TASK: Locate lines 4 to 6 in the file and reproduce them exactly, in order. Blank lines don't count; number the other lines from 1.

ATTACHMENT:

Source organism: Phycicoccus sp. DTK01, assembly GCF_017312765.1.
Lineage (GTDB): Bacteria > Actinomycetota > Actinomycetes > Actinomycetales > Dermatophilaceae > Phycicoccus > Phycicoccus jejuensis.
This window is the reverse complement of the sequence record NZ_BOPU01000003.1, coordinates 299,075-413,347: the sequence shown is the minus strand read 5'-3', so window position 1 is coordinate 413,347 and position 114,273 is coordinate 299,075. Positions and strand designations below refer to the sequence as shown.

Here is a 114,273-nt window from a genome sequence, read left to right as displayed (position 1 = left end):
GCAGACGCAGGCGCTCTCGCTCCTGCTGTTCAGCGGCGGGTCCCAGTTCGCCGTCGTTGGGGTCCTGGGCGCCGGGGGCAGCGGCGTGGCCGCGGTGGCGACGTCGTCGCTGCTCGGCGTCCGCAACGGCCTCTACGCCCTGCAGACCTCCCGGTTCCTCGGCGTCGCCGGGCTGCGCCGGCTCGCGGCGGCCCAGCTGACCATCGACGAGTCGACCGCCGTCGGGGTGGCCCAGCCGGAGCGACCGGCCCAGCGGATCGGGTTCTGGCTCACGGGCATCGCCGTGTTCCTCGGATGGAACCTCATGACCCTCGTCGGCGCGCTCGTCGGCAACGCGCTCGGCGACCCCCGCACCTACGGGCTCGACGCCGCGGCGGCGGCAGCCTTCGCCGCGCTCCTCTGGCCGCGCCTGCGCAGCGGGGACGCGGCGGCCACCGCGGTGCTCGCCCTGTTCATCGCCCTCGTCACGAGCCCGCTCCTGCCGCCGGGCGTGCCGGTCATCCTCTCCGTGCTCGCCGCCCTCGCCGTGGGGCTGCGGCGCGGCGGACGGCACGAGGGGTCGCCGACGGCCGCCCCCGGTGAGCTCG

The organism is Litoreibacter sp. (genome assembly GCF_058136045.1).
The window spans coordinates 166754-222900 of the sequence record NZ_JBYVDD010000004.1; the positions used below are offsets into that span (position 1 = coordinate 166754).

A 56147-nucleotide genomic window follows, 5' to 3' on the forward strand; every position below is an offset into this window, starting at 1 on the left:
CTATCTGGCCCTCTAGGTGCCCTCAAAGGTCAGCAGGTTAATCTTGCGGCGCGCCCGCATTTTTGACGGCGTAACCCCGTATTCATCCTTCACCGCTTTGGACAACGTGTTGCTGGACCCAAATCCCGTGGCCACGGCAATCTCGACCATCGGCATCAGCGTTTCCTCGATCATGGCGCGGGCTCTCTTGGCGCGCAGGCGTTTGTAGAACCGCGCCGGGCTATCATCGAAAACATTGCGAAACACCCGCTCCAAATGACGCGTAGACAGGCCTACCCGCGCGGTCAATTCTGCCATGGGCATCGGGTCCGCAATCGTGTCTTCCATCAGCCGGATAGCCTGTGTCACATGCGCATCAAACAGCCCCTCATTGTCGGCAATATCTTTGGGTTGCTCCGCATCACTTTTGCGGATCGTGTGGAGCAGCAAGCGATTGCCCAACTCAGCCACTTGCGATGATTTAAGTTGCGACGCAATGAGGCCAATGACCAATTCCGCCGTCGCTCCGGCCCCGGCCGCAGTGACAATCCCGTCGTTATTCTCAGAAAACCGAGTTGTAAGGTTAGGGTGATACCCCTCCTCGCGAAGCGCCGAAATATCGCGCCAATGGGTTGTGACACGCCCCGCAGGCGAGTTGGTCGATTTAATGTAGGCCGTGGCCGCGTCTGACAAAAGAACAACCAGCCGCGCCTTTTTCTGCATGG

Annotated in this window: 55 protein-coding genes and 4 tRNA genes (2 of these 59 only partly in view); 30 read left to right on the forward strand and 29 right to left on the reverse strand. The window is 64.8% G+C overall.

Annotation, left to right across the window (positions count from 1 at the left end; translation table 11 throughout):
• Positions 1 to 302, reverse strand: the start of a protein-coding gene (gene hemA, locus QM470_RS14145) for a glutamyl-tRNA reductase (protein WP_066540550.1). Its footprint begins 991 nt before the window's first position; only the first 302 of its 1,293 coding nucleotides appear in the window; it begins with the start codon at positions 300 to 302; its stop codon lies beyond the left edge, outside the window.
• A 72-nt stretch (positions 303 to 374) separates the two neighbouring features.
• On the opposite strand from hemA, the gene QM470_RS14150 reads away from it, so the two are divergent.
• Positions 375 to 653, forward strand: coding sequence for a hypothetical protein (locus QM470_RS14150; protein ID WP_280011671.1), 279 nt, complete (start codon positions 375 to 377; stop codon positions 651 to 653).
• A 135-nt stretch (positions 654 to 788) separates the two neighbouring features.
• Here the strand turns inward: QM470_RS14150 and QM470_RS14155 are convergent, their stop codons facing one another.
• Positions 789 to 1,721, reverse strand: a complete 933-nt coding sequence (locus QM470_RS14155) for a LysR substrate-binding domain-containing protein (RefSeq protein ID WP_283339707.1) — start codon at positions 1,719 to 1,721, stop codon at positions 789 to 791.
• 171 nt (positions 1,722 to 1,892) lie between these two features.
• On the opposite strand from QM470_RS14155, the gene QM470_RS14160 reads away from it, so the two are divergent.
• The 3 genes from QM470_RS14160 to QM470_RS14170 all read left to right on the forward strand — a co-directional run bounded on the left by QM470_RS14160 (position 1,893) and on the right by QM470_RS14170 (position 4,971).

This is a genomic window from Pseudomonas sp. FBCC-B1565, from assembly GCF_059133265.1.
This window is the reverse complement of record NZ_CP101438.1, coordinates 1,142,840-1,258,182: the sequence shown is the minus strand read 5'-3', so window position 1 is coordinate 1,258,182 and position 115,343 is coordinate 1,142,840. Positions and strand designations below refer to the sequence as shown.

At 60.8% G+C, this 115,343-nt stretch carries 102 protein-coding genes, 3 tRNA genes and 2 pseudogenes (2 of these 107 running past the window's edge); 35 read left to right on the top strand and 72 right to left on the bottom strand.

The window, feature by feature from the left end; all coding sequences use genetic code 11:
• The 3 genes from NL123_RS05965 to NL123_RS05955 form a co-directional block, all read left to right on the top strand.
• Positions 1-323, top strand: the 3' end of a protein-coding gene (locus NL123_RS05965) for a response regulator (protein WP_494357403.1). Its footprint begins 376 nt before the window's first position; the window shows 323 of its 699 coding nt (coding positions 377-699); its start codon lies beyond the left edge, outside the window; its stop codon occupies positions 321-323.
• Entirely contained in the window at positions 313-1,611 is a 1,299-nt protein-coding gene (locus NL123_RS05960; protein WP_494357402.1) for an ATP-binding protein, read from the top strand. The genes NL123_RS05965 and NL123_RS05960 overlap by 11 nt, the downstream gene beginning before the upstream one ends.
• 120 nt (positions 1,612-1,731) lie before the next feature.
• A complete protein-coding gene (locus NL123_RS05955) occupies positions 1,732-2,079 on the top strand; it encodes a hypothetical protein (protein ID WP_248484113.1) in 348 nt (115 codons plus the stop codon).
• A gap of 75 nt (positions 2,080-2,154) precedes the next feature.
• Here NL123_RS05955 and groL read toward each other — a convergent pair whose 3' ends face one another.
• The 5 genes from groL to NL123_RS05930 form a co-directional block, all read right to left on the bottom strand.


Here is a 114,273-nt window from a genome sequence, read left to right as displayed (position 1 = left end):
GCAGACGCAGGCGCTCTCGCTCCTGCTGTTCAGCGGCGGGTCCCAGTTCGCCGTCGTTGGGGTCCTGGGCGCCGGGGGCAGCGGCGTGGCCGCGGTGGCGACGTCGTCGCTGCTCGGCGTCCGCAACGGCCTCTACGCCCTGCAGACCTCCCGGTTCCTCGGCGTCGCCGGGCTGCGCCGGCTCGCGGCGGCCCAGCTGACCATCGACGAGTCGACCGCCGTCGGGGTGGCCCAGCCGGAGCGACCGGCCCAGCGGATCGGGTTCTGGCTCACGGGCATCGCCGTGTTCCTCGGATGGAACCTCATGACCCTCGTCGGCGCGCTCGTCGGCAACGCGCTCGGCGACCCCCGCACCTACGGGCTCGACGCCGCGGCGGCGGCAGCCTTCGCCGCGCTCCTCTGGCCGCGCCTGCGCAGCGGGGACGCGGCGGCCACCGCGGTGCTCGCCCTGTTCATCGCCCTCGTCACGAGCCCGCTCCTGCCGCCGGGCGTGCCGGTCATCCTCTCCGTGCTCGCCGCCCTCGCCGTGGGGCTGCGGCGCGGCGGACGGCACGAGGGGTCGCCGACGGCCGCCCCCGGTGAGCTCG

The organism is Litoreibacter sp. (genome assembly GCF_058136045.1).